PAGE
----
By Maria Nebesny
The Republic of Mongolia is experiencing drastic political and economic changes that
have had a severe impact on the countrys education system. Schools have merged,
kindergartens are being abolished and teachers are continuing to lose their jobs. The
average salary of a teacher is US$24 a month, but salaries havent been paid in
months and many have had to take second and third jobs.
Project Overseas is a joint effort between the Canadian Teachers Federation and
the Canadian International Development Agency to improve the education of teachers and
strengthen teacher unions.
I first saw an advertisement for the project when I was a rookie teacher. In 1998, when
I had the five years requisite teaching experience, I applied. The letter came early in
1999 that I would be going to Mongolia a large, landlocked, sparsely populated
Central Asian country wedged between Russia and China, with vast mountain steppes,
grasslands and desert.
A HANDY SKILL
This came as a bit of a shock to me; I had had visions of French Africa for many
years. However, my mother pointed out that it made perfect sense since I read and write
the Cyrillic alphabet which is widely used in this region. It was a skill that would come
in quite handy once I found myself searching for supermarkets, reading building signs and
trying to find throat lozenges in a pharmacy, and I was delighted when I could join in on
Ukrainian songs with the Mongolian teachers!
Our Canadian team was made up of four teachers of varied backgrounds. A part-time ESL
teacher from British Columbia, who was heading to Mongolia for the second year in a row,
was the team leader. Two retired teachers who had both participated in other projects
accompanied us an ESL consultant from Ottawa and a high school English teacher
representing the Quebec teachers union.
We travelled to the capital city Ulaan Baatar (meaning Red Hero, a holdover
from the years spent as a Russian dependent) via Beijing. My expectation of seeing a
run-down, Soviet-style city with row upon row of apartment blocks, broken sidewalks,
peeling paint and unmowed lawns proved to be correct. However, it was fascinating to see
the contrasts of Chinese and Russian influences, Buddhism (whatever temples were not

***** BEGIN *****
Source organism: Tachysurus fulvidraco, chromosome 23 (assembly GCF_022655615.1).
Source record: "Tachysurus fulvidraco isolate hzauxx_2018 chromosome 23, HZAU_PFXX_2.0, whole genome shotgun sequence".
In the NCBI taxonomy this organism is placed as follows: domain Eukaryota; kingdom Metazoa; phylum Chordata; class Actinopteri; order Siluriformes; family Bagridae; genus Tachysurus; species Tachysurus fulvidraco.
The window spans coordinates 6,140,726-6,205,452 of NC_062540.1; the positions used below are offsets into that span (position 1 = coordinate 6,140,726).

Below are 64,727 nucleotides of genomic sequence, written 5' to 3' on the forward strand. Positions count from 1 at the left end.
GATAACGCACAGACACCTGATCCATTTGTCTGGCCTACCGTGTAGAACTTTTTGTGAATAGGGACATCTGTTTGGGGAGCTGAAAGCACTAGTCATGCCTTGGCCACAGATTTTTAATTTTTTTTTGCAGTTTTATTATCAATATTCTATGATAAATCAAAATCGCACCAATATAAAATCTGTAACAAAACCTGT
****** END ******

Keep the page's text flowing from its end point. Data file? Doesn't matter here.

destroyed) and Shamanism.
Baatar, the capital city of Mongolia, reveals the influences of the west and the east in
its skyline. The city was founded in 1639 as a monastic centre, but many of its temples
have been destroyed.
TRADITION AND MODERNITY MINGLE
The great city began as a nomadic town in 1639 and is nestled among hills that stretch
as far as the eye can see. More than half of the countrys 2.6 million people live in
cities. Urbanization has brought modern ways and western dress, but many Mongolians still
wear the traditional silk robe deel, and livestock or the occasional rider on horseback
trots through into the citys outskirts. Traditional Mongolians live in felt tents
called gers or yurts and are herders. It is the country with the highest number of horses
per capita. The horses are very short, but I learned very quickly that it is an insult to
call them ponies.
There are an increasing number of tourists, teachers and development workers in
Mongolia and the use of English is spreading rapidly after many years of Soviet rule. We
were asked to teach methodology to English teachers and to write an education plan and
curriculum for Grades 5 to 10. Mongolian children may begin school as early as age 3.
Primary school is from Grades 1 to 4 and secondary is from Grades 5 to 10. Russian or
English instruction begins in Grade 5 and continues through to the final year, Grade 10.
Many of the course participants were formally trained as teachers of the Russian
language and had only 10 months of English training comprised of traditional foreign
language teaching methods. With old chalkboards and meagre supplies, teachers face
enormous challenges and this project may be their only opportunity to develop additional
MANY CHILDREN IN POVERTY
Half of the countrys population is under the age of 15. Of the
countrys 943,000 children, 250,000 live in poverty. I encountered many of the 4,000
street kids, who would run after me, calling denghi (money). Many parents cannot afford to
keep their children in school and many children live with a single parent. A number of